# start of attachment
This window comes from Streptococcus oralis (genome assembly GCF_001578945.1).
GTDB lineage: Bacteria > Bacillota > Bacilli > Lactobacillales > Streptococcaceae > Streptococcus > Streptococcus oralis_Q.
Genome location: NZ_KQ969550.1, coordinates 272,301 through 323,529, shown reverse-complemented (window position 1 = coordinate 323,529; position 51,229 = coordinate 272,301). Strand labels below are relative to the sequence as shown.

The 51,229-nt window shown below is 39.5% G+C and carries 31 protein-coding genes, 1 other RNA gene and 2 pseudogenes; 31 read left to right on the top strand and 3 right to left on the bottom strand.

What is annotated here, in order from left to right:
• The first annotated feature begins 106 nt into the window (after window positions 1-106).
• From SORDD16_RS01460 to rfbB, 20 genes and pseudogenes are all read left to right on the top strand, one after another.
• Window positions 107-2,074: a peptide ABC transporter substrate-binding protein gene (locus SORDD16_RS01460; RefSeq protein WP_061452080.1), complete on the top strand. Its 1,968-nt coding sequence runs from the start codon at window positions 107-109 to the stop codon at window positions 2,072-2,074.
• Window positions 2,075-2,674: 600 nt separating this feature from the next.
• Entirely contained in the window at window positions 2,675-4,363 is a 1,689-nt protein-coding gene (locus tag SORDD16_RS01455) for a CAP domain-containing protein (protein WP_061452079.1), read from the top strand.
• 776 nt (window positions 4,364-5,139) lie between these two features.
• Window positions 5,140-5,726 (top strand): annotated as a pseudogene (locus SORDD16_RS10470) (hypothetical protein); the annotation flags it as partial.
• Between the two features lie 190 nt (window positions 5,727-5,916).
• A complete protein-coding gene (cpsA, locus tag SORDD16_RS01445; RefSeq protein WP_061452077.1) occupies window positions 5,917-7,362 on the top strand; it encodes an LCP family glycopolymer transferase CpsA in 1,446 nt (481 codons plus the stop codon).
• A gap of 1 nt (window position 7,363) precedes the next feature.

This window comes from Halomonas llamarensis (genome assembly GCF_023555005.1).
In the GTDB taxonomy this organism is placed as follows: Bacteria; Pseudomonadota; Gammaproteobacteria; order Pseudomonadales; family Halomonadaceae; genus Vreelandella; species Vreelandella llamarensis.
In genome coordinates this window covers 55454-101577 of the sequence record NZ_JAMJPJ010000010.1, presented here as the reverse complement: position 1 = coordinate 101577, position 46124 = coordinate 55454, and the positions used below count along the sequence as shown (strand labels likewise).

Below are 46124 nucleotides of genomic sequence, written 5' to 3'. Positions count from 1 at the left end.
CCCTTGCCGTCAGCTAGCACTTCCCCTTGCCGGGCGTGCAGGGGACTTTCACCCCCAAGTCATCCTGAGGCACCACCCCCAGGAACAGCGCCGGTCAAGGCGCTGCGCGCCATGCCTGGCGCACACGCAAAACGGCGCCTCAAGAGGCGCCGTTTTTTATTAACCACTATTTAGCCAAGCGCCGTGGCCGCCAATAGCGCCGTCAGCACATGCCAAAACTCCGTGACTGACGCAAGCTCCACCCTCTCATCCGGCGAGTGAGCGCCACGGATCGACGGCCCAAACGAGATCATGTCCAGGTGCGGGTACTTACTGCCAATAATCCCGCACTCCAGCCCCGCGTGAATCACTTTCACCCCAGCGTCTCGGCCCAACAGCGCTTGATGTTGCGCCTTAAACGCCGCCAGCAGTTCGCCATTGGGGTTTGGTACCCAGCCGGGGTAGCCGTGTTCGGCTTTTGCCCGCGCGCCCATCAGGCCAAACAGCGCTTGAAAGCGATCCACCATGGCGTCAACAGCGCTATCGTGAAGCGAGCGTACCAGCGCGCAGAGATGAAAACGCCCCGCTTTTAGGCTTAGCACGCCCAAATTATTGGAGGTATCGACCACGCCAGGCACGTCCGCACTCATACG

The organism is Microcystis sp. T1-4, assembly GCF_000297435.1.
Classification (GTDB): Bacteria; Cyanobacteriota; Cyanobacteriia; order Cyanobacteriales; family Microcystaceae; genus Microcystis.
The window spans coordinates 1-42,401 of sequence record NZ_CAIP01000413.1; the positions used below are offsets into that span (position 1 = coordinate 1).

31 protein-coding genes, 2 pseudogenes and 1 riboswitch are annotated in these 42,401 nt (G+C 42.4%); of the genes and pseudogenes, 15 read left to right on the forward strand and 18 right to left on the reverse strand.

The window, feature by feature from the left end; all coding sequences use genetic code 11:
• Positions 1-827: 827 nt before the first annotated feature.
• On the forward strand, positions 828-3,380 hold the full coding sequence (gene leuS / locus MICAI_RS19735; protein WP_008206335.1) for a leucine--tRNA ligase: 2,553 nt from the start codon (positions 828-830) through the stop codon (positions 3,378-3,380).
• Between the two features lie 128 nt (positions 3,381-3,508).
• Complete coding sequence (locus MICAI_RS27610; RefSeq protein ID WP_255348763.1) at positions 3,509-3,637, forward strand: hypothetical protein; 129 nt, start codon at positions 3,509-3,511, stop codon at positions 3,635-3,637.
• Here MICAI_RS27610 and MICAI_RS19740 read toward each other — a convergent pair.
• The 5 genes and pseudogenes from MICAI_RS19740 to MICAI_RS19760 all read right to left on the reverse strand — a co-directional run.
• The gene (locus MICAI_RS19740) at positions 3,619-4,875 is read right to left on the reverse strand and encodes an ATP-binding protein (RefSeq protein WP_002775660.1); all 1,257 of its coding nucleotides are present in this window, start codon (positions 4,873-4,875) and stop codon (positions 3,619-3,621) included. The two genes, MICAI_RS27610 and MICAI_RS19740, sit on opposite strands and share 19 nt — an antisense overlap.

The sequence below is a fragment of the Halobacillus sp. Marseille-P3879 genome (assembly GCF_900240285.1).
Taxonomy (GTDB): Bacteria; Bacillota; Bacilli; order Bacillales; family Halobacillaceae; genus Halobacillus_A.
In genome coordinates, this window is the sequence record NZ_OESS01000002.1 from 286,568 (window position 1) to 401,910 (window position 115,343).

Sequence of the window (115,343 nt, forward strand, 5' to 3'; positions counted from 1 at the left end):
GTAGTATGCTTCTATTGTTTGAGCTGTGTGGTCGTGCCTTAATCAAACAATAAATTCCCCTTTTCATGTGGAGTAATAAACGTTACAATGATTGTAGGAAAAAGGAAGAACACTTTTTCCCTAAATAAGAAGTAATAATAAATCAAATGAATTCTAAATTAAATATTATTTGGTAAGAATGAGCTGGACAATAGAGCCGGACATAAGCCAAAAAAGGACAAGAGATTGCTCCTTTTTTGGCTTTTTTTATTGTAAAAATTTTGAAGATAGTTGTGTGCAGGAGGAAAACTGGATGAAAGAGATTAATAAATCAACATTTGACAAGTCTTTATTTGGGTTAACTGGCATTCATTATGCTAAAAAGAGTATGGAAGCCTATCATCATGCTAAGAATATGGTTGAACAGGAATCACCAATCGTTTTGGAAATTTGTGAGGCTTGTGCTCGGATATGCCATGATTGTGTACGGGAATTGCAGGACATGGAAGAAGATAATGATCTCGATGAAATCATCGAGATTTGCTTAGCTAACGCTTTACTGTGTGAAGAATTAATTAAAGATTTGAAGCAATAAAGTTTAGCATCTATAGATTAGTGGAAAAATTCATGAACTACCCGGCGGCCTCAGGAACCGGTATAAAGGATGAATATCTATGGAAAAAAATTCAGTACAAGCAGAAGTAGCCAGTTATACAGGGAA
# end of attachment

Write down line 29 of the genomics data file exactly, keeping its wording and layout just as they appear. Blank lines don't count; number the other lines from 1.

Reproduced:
• Complete coding sequence (locus MICAI_RS27610; RefSeq protein ID WP_255348763.1) at positions 3,509-3,637, forward strand: hypothetical protein; 129 nt, start codon at positions 3,509-3,511, stop codon at positions 3,635-3,637.